Many kids have a favorite superhero that they look up to. Twelve-year old Simon loves Superior, a Superman-like immortal superhero with x-ray vision, super hearing, and freeze breath, not to mention immense strength and the ability to fly. In short, he is a perfect physical being, quite unlike Simon himself. Previously a healthy and talented basketball player, Simon was struck down with multiple sclerosis, losing the ability to walk and suffering attacks that leave him barely able to speak. He slowly lost all his former friends except for one, Chris, who makes sure to come with Simon to the movies once a week. Other than his trips with Chris, Simon lives like a turtle tucked into his shell, saddened and frustrated by his physical helplessness.
One night, Simon is visited by a monkey named Ormon, who grants him his biggest wish and changes him into a real-live Superior. Ormon assures Simon that everything will be explained in a week. Simon quickly learns how to use the awesome power he has been granted and saves people, averts disasters, solves world food shortages, and more. He even gives the local bully, who missed no opportunity to torment him when he was in his wheelchair, a well-deserved scare. Compared to his previous life, everything seems perfect.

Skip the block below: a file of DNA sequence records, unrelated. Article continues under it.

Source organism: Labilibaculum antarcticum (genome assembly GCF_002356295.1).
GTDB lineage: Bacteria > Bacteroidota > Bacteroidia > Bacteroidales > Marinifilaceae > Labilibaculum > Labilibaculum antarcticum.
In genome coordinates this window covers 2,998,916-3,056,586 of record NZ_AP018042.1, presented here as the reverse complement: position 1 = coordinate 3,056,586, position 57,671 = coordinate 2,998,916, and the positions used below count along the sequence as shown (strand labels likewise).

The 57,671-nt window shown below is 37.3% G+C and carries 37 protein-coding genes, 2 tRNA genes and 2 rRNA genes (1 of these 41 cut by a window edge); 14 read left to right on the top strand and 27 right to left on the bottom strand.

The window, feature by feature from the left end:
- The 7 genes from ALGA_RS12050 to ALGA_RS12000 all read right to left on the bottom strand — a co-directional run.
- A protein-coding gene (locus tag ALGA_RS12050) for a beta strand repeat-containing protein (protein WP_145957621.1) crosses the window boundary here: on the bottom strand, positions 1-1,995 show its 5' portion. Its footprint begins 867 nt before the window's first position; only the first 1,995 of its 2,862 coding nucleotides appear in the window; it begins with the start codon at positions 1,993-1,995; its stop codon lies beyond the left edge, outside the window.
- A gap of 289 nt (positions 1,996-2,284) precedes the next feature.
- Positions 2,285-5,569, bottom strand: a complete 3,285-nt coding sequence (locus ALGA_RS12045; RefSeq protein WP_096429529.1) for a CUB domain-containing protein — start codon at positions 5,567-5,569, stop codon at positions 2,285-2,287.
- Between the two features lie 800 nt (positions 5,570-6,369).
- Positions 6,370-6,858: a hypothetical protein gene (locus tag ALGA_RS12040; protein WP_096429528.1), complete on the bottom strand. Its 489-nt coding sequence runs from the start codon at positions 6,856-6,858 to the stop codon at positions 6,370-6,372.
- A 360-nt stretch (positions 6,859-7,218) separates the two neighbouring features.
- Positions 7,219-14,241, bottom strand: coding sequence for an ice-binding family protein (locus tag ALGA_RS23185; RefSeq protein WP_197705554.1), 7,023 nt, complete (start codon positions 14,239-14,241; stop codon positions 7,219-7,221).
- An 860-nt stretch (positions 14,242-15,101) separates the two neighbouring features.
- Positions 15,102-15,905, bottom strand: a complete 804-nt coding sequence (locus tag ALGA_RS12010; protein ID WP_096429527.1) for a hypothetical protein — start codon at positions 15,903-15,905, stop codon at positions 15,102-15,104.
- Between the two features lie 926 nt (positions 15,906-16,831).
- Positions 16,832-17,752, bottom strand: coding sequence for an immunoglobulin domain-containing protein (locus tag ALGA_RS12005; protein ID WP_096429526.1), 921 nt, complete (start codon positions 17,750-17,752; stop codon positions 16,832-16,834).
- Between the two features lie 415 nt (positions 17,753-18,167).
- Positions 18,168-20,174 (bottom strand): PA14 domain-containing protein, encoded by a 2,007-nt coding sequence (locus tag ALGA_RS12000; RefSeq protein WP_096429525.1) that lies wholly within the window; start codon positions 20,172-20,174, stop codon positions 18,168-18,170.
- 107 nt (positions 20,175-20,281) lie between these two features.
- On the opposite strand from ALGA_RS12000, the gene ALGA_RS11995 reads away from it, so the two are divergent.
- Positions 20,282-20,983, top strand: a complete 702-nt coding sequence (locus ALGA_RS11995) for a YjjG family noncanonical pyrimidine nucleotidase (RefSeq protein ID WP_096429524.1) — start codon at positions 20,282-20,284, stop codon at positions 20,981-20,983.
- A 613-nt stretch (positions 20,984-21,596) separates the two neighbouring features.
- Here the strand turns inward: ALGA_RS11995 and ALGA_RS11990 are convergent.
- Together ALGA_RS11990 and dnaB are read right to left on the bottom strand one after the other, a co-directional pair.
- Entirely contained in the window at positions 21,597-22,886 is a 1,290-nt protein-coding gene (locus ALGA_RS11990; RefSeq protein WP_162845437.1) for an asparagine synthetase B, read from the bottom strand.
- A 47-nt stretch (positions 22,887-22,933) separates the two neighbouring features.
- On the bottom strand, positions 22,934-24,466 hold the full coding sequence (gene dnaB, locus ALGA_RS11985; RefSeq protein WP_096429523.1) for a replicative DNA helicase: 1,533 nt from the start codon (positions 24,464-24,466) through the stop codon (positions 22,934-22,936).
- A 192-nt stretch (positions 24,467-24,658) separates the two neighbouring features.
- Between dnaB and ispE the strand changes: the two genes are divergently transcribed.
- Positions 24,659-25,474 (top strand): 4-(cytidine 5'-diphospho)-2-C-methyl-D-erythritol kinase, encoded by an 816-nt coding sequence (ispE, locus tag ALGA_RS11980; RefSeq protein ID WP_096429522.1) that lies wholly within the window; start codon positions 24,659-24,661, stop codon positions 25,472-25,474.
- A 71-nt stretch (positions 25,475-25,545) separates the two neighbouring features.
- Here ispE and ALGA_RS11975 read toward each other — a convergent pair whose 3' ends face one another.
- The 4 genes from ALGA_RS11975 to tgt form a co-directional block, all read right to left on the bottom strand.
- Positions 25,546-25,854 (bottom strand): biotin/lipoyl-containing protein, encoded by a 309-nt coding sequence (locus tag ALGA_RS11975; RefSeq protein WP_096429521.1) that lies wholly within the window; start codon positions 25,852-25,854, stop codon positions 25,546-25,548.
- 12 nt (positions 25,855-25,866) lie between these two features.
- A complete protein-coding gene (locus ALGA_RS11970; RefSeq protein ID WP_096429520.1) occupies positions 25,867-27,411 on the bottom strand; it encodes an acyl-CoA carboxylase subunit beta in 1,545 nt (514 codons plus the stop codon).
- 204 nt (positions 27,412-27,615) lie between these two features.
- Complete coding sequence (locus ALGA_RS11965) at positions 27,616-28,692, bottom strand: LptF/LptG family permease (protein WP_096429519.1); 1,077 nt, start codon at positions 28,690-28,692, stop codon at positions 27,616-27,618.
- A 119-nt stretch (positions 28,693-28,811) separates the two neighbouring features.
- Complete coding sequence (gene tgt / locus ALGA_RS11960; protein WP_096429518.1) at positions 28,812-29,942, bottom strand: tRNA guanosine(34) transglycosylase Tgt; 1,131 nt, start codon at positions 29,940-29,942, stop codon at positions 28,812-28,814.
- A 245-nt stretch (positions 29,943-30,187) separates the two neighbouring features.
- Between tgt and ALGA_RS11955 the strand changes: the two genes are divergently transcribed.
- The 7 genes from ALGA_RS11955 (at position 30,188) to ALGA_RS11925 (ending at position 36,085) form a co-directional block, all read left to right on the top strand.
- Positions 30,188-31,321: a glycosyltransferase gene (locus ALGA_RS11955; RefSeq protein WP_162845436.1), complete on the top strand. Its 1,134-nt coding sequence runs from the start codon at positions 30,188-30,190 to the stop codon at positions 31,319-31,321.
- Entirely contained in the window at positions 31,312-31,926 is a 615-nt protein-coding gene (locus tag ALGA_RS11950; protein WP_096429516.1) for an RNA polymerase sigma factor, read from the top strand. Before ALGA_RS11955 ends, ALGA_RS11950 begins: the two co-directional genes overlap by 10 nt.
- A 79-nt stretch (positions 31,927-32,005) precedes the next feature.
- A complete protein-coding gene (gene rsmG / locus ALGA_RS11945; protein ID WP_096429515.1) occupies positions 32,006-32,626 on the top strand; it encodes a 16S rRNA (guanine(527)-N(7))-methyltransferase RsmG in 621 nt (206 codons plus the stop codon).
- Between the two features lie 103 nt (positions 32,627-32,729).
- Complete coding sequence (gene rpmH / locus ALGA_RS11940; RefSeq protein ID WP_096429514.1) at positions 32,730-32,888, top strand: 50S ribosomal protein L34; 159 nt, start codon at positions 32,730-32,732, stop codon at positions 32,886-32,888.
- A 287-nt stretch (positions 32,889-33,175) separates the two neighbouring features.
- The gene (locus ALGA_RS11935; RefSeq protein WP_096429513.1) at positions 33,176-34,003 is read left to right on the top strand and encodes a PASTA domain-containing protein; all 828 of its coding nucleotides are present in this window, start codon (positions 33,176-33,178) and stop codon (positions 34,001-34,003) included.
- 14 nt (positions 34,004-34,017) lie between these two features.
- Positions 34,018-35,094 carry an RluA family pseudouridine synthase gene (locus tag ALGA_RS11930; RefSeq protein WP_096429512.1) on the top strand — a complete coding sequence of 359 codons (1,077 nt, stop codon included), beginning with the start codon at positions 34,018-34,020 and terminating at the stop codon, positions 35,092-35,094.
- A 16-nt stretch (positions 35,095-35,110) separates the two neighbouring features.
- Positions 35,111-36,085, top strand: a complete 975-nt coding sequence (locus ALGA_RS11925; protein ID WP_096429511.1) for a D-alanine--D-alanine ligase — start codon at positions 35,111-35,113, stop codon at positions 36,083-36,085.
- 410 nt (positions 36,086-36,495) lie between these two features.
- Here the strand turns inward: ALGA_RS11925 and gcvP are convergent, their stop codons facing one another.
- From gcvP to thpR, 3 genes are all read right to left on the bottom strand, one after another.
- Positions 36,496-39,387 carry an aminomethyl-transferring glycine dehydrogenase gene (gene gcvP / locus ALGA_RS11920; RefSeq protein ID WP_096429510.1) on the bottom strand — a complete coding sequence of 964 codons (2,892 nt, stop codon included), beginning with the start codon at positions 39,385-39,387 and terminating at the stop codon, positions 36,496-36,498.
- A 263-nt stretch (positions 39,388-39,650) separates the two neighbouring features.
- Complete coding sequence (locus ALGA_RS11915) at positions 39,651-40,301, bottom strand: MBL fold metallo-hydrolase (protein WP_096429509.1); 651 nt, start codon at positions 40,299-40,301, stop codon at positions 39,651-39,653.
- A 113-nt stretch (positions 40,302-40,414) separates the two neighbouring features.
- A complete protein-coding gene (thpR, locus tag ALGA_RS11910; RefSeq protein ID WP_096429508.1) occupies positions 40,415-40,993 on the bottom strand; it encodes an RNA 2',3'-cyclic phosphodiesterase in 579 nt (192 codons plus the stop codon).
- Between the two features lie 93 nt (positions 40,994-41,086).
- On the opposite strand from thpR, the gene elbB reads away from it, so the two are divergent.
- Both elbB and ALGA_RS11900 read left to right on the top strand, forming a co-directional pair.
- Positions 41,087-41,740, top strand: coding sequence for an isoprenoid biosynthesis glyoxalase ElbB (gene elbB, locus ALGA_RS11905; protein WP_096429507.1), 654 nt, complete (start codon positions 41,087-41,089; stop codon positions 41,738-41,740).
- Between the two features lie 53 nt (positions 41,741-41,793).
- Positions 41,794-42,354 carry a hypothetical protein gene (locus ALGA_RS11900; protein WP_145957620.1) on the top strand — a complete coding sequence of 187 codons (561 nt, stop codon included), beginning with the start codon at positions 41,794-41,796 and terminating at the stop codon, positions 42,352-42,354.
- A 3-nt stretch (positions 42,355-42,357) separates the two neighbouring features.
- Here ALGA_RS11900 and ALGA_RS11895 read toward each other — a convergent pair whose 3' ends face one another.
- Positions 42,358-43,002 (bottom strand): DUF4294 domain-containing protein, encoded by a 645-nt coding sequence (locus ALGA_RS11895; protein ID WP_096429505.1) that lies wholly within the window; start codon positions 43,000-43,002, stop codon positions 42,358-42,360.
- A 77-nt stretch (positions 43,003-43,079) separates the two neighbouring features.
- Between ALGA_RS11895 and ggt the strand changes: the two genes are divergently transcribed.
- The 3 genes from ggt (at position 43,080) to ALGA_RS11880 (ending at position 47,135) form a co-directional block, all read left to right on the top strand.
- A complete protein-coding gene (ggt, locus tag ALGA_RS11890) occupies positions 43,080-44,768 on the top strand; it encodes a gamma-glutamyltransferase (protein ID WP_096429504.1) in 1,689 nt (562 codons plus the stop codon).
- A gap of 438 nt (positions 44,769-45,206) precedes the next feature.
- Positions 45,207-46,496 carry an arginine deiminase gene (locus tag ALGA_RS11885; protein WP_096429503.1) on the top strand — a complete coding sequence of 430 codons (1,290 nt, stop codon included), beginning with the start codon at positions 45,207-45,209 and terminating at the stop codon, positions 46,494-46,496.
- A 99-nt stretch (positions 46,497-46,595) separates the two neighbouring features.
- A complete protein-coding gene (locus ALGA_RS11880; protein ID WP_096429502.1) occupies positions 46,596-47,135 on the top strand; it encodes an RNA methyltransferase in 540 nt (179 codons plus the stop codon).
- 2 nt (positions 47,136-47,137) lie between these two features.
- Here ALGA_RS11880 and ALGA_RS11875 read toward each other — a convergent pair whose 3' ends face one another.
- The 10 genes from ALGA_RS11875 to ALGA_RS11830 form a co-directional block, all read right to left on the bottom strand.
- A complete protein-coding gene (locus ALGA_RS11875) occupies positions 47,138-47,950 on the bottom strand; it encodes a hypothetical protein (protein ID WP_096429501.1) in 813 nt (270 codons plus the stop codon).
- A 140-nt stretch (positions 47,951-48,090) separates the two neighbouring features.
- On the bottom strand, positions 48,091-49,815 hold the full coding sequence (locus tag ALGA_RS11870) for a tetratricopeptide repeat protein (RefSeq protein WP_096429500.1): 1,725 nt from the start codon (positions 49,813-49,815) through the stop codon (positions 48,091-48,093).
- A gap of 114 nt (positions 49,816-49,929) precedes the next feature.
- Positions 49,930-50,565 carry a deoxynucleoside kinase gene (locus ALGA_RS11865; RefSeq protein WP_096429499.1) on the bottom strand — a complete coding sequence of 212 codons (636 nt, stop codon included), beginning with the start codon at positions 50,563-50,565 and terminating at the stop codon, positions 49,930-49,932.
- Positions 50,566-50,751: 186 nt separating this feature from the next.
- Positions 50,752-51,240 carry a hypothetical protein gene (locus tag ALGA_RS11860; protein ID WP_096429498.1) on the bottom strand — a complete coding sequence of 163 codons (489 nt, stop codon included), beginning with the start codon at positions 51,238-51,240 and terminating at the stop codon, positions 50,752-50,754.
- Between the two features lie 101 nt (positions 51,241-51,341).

Of course, a fictional superhero can’t come to life without causing some issues. The actor who has portrayed Superior in all the movies finds his own life quite complicated by the sudden appearance of his powerful twin. And the media is desperate to question the world’s newest hero, especially Maddie Knox, who is even willing to put her life on the line to score the first interview. But why was Simon granted his wish by Ormon? Everyone knows that nothing is free, and being given such an immense gift must come at some cost to Simon. What will the boy be willing to give up in order to retain his powers and never again return to his wheelchair?
The dialog is believable and the characters are relatable, which is no small feat when you are depicting everyone from a 12-year-old boy to a magical space monkey. The artwork is dynamic, adeptly expressing every emotion from innocence to terror. I enjoyed the alternative take on the regular superhero motif, with the hero character being more of a device than a personality. Recommended to readers of graphic novels, especially, but not limited to, superhero titles.
Check the WRL catalog for Superior.